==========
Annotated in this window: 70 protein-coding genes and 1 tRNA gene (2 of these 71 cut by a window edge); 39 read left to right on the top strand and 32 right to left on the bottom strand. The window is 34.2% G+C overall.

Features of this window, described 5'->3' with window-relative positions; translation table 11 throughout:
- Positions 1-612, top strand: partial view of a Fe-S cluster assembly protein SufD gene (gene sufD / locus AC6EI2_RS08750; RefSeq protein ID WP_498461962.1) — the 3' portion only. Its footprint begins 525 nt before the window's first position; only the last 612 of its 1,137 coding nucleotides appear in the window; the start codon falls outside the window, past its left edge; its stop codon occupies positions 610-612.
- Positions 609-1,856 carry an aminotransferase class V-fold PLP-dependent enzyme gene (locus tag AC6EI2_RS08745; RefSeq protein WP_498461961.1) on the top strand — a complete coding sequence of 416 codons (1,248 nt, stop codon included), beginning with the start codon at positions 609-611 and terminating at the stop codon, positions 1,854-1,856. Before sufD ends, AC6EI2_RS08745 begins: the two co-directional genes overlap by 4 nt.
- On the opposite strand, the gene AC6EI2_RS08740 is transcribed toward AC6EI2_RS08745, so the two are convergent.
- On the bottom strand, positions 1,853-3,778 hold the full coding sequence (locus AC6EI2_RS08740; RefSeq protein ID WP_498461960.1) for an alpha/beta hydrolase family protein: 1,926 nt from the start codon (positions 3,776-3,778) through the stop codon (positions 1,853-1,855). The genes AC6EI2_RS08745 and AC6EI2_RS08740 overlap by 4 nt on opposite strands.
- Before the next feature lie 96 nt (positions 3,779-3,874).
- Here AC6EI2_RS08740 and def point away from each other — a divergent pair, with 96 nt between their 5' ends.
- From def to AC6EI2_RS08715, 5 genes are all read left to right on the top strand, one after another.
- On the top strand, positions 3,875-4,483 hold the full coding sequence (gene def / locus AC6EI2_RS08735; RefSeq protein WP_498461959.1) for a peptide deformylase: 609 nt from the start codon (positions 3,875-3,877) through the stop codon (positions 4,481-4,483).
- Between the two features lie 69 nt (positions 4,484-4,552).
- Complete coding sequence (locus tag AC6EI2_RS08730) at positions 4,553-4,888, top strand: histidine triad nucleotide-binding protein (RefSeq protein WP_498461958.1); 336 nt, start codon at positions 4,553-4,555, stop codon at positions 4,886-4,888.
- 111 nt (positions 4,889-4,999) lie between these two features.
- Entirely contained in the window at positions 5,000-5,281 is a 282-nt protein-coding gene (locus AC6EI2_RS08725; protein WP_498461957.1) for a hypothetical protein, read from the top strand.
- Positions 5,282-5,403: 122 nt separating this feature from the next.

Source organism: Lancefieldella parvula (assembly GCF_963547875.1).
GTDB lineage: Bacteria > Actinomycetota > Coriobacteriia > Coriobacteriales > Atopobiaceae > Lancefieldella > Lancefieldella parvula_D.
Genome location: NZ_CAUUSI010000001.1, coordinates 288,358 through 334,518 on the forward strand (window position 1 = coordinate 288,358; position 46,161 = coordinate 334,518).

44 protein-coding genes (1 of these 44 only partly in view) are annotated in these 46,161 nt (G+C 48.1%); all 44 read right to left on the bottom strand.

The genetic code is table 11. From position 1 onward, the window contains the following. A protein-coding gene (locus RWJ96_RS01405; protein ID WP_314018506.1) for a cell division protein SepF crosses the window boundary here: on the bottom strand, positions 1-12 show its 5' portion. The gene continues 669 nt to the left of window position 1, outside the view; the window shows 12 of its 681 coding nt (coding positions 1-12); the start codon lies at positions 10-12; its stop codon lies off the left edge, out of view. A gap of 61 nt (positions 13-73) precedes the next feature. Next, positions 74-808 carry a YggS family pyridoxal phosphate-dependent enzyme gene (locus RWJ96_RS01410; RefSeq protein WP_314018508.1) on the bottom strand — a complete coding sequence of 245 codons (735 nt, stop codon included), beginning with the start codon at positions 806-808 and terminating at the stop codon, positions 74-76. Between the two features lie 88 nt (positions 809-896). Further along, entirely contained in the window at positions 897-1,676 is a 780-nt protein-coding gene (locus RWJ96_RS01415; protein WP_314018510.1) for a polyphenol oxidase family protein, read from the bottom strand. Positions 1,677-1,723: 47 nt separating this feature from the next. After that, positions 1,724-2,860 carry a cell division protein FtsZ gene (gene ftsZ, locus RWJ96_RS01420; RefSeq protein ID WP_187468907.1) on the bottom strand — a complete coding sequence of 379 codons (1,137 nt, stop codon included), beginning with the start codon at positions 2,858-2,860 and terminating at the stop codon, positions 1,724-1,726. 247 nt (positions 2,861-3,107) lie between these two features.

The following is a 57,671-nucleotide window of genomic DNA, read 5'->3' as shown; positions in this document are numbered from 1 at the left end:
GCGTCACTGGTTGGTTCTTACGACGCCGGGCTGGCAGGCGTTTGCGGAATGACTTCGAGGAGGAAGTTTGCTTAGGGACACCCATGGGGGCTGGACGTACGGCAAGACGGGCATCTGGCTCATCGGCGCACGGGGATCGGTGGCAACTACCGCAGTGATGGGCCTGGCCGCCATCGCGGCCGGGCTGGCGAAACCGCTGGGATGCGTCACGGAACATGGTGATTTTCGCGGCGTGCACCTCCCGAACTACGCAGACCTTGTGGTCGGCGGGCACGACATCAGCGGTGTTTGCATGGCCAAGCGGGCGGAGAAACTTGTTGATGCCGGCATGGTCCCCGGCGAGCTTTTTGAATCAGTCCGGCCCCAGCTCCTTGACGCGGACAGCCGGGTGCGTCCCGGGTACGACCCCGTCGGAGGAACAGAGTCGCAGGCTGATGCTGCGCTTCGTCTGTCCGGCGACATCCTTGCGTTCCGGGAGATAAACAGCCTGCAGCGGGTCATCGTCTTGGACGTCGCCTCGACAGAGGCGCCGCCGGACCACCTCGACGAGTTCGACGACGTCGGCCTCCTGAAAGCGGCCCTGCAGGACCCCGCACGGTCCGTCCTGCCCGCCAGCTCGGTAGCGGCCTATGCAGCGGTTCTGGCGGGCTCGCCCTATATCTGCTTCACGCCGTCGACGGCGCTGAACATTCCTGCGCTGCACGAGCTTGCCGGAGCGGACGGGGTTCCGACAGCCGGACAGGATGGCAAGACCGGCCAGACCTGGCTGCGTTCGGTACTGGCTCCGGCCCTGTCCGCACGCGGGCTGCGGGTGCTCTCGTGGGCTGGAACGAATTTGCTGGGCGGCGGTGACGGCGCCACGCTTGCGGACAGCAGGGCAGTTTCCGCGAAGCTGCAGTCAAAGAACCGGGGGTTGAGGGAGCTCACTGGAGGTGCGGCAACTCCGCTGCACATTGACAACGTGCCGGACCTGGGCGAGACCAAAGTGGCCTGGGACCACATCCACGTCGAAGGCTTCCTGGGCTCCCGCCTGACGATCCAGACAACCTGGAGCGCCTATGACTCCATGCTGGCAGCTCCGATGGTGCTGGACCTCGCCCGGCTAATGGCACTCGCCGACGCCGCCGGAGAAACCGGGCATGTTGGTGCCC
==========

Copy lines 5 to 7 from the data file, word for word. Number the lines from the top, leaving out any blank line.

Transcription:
- On the opposite strand, the gene AC6EI2_RS08740 is transcribed toward AC6EI2_RS08745, so the two are convergent.
- On the bottom strand, positions 1,853-3,778 hold the full coding sequence (locus AC6EI2_RS08740; RefSeq protein ID WP_498461960.1) for an alpha/beta hydrolase family protein: 1,926 nt from the start codon (positions 3,776-3,778) through the stop codon (positions 1,853-1,855). The genes AC6EI2_RS08745 and AC6EI2_RS08740 overlap by 4 nt on opposite strands.
- Before the next feature lie 96 nt (positions 3,779-3,874).